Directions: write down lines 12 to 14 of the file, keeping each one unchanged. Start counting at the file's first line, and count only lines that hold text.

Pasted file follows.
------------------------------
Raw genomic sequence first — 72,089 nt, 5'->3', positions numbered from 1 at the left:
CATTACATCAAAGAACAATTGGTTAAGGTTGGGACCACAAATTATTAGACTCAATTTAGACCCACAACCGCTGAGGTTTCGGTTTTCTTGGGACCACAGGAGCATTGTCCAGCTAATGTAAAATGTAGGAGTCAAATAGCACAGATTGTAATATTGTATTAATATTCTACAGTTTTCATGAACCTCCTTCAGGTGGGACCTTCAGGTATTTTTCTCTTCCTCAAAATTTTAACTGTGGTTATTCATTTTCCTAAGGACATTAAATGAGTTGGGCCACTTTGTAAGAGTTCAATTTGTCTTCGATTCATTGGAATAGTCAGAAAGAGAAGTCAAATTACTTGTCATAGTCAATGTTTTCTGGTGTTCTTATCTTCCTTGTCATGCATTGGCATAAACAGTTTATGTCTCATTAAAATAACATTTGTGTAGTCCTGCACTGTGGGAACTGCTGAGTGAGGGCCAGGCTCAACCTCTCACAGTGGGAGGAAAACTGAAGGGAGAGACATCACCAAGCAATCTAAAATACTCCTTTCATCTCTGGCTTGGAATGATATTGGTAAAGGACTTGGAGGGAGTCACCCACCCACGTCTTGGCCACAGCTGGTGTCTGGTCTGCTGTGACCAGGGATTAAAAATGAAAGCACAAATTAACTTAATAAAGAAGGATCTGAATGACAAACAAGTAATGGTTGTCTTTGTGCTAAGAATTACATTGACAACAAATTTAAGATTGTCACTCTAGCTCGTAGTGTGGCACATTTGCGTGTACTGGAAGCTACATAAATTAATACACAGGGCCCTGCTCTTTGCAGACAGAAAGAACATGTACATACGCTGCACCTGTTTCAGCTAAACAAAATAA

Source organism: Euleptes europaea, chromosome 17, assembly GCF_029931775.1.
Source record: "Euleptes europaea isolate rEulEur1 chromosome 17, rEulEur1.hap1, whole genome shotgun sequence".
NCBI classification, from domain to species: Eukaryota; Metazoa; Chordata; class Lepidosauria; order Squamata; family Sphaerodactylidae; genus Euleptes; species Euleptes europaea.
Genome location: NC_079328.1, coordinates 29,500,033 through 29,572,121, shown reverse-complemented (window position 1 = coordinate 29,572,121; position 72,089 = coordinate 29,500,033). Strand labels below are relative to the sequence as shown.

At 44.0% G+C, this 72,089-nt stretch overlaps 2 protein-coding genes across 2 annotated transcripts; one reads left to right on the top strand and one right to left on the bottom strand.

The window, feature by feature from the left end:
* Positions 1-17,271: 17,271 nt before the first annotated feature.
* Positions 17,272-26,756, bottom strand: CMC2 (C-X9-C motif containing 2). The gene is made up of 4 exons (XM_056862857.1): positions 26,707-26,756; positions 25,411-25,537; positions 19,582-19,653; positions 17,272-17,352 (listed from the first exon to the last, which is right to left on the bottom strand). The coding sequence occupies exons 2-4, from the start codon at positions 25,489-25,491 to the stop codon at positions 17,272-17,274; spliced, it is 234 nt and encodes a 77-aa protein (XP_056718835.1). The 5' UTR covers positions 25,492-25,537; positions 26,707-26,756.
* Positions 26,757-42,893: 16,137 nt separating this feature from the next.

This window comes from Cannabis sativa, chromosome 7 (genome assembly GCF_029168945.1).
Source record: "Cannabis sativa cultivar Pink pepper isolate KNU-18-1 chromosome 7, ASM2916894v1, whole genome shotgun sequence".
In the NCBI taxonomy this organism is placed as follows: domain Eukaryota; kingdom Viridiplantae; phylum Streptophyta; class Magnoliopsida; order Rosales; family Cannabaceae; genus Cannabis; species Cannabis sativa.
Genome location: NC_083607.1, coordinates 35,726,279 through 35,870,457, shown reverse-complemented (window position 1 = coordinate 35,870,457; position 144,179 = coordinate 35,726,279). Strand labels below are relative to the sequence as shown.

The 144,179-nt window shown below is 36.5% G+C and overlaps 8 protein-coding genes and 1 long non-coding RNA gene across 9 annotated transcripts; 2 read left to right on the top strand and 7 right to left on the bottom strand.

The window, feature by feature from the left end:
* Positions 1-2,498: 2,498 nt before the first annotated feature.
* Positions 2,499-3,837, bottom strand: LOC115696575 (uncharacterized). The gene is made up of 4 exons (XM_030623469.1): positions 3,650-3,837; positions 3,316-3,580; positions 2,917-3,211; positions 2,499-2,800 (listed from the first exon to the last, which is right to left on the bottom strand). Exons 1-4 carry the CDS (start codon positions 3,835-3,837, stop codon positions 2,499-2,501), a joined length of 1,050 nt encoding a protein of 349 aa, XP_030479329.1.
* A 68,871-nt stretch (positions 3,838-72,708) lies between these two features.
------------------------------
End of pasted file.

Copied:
This window comes from Cannabis sativa, chromosome 7 (genome assembly GCF_029168945.1).
Source record: "Cannabis sativa cultivar Pink pepper isolate KNU-18-1 chromosome 7, ASM2916894v1, whole genome shotgun sequence".
In the NCBI taxonomy this organism is placed as follows: domain Eukaryota; kingdom Viridiplantae; phylum Streptophyta; class Magnoliopsida; order Rosales; family Cannabaceae; genus Cannabis; species Cannabis sativa.